Household electricity bills will rise in the US unless the government enforces the kind of strict rules on green hydrogen production being implemented in Europe, according to a coalition of 17 consumer advocacy groups.

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In a letter to White House and Treasury officials, the consumer advocates warned that without rules on additionality and temporal correlation (see panel below), electrolysers connected to state power networks would “add substantial new demand on the grid and divert large amounts of existing clean electricity that is already powering our homes to hydrogen production”.

And even matching H2 production to renewable power generation on an annual basis “would allow hydrogen project operators to scoop up and cannibalize the lowest cost clean energy resources for hydrogen production, that would have otherwise gone to powering households with low cost, clean energy”, the letter continued.

In addition to the likelihood that emissions would increase as fossil-fired power generation is ramped up to cover the extra demand, “the occurrence of either of those impacts will increase electricity prices for customers and would be a completely unacceptable and deeply concerning outcome”, the groups warned.

The advocates cited research from Princeton University which found that without strict rules for additionality, time matching and sufficient transmission infrastructure for “deliverability” of renewable power, wholesale power prices could be 8% higher in Southern California and 10% higher in Wyoming and Colorado than if these regulations were in place.

This is because the production tax credit of up to $3 per kilogram of H2 would allow hydrogen producers to continue operating an electrolyser on a near-constant basis — even when higher prices would otherwise incentivise a pause in operation.

“In these cases, the total additional costs shifted to other electricity consumers by hydrogen producers operating under lax rules are $392 million per year in the Southern California region, and $158 million per year in the Wyoming & Colorado region,” the Princeton researchers warned.

The consumer advocacy groups drew a comparison to the rise of cryptocurrency mining, a highly energy-intensive process that studies have indicated had pushed business and household energy bills up by the tens of millions per year in upstate New York.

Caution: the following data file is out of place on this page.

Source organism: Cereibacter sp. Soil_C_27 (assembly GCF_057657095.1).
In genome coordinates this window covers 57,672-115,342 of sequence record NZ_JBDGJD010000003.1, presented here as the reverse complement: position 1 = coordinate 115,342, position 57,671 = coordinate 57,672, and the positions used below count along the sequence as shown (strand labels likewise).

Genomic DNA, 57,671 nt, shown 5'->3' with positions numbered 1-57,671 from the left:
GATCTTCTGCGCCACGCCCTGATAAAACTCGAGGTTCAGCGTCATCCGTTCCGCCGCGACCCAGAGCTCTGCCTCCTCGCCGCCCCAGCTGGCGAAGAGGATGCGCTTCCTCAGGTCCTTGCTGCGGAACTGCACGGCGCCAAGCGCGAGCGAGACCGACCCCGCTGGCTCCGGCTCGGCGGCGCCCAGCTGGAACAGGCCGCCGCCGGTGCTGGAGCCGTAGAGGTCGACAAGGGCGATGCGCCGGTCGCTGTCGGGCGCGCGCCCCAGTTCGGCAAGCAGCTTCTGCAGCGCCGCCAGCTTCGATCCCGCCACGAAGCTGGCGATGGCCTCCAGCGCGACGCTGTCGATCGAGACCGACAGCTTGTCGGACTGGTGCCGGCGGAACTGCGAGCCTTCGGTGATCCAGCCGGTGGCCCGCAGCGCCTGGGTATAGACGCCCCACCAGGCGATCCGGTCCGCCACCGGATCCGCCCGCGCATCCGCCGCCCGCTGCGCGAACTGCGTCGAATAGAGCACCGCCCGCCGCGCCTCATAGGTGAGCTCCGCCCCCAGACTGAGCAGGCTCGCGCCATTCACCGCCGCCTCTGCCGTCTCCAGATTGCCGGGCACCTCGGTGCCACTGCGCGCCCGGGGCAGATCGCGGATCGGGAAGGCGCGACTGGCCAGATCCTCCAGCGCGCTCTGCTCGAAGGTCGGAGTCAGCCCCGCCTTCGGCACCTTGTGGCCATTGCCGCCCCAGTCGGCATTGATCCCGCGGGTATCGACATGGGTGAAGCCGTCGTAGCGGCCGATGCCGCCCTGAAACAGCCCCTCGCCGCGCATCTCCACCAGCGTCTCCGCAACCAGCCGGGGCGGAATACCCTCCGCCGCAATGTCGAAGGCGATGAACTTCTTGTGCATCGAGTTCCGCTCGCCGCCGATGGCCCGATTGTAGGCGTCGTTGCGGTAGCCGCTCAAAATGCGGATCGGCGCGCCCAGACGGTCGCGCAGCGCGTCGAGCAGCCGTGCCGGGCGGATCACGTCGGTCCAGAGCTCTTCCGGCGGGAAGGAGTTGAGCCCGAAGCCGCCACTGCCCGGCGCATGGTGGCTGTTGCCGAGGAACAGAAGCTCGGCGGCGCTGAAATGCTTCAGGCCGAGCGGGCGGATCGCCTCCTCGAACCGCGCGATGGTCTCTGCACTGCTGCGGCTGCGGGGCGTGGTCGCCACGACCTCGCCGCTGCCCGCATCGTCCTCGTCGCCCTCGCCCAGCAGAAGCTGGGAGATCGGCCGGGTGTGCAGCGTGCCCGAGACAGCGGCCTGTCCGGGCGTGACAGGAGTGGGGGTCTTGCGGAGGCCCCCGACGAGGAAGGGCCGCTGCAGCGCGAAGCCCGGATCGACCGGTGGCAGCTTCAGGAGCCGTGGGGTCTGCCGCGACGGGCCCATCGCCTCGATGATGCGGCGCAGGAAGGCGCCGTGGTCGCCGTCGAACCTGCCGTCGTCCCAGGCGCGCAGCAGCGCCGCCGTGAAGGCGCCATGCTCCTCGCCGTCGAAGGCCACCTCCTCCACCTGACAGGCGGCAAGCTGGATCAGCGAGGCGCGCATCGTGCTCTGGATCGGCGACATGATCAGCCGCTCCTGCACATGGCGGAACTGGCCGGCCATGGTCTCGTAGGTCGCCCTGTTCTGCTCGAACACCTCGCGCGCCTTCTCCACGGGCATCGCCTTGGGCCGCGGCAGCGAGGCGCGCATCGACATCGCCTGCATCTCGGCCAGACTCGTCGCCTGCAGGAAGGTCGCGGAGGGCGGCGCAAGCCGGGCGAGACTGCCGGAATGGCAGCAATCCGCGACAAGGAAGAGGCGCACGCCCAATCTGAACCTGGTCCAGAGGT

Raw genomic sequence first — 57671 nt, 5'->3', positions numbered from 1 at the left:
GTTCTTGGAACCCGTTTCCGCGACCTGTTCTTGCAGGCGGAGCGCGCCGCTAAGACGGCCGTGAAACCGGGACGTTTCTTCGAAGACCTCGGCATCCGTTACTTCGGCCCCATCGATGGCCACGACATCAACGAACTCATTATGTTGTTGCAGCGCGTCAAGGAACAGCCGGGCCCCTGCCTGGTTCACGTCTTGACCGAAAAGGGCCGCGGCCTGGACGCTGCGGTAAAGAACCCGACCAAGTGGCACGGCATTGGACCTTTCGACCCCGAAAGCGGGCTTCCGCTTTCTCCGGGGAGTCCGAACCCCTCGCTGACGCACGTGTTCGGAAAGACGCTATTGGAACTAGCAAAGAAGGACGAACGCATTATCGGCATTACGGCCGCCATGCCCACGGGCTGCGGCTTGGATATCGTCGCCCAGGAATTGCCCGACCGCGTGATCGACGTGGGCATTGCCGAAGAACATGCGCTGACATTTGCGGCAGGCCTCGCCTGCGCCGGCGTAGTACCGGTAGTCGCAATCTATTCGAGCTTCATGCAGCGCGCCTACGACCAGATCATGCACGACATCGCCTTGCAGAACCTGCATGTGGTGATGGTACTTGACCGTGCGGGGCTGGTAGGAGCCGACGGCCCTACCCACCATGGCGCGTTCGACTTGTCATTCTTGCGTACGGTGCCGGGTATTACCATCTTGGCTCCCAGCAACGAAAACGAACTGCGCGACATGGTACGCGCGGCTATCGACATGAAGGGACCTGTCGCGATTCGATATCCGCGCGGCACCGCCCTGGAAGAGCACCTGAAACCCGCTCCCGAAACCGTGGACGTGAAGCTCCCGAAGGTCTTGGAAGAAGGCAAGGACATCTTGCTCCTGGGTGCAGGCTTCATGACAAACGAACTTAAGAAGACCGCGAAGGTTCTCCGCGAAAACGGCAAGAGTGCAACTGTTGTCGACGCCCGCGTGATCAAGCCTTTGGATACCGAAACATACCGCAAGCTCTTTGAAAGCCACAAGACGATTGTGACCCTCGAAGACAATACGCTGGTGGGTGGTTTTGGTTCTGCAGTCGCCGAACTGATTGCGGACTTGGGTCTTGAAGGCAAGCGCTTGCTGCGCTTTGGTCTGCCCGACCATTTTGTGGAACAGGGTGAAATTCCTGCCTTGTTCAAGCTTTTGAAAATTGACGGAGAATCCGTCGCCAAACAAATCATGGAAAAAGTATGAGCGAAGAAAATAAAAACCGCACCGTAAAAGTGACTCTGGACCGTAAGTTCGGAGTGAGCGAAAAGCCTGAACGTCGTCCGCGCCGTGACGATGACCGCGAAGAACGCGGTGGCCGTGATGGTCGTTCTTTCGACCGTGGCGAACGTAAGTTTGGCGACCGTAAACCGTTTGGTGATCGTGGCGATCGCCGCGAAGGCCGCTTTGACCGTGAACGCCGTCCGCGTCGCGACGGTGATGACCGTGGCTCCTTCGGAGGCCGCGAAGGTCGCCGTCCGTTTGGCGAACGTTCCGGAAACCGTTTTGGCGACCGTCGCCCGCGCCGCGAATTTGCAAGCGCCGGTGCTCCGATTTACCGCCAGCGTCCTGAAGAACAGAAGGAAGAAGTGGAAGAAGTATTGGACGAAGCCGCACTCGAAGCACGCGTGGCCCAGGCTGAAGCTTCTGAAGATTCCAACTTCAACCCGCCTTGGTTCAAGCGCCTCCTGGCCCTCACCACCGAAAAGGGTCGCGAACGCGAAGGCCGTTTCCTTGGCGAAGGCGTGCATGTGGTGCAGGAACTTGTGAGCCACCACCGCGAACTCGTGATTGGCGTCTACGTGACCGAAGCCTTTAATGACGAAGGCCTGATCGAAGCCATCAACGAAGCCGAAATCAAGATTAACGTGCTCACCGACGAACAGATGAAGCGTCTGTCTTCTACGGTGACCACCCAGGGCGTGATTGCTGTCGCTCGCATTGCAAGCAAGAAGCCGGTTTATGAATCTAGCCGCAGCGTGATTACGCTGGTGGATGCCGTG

“While hydrogen could offer more societal benefit than cryptocurrency, crypto mining offers a powerful precedent that underscores the importance of tight rules for power-hungry projects,” the letter noted.

Although the US government has already announced the seven hubs due to receive $7bn in federal funding, the Treasury is only expected to release its long-awaited guidelines for how lifecycle emissions will be counted for hydrogen producers — including whether regulations around additionality, temporal matching, and geographical correlation will be introduced — by the end of this year.

However, a number of prospective producers, prominent Democratic senators, and state governments have come out against implementing these rules, arguing that they overcomplicate project development and will ultimately push up the price of producing green hydrogen.

Additionality, time-matching and geographic correlation

“Additionality” means that the green hydrogen would have to produced from new renewables projects, so that they do not utilise existing clean electricity facilities that would otherwise help decarbonise the power grid.

“Time-matching", or "temporal correlation”, relates to how frequently producers would have to prove that their electrolysers have been powered by 100% renewable energy — usually hourly, weekly, monthly or annually — and therefore to what extent they can use grid electricity at times when the wind isn't blowing and the sun isn't shining, and then send the same anount of renewable energy back to the grid at a later date.

"Geographic correlation" refers to how close the hydrogen-producing electrolyser is to the source of renewable energy it uses. Distances can be set to ensure that an electrolyser in, say, Texas, is not powered by solar panels in California through renewable energy credits, which in practice could mean that green power is sent to a grid that doesn't need it, with the electricity actually used by the electrolyser coming from fossil-fuel power plants.

All three rules would prevent fossil-powered grid electricity being used directly or indirectly to produce "green hydrogen".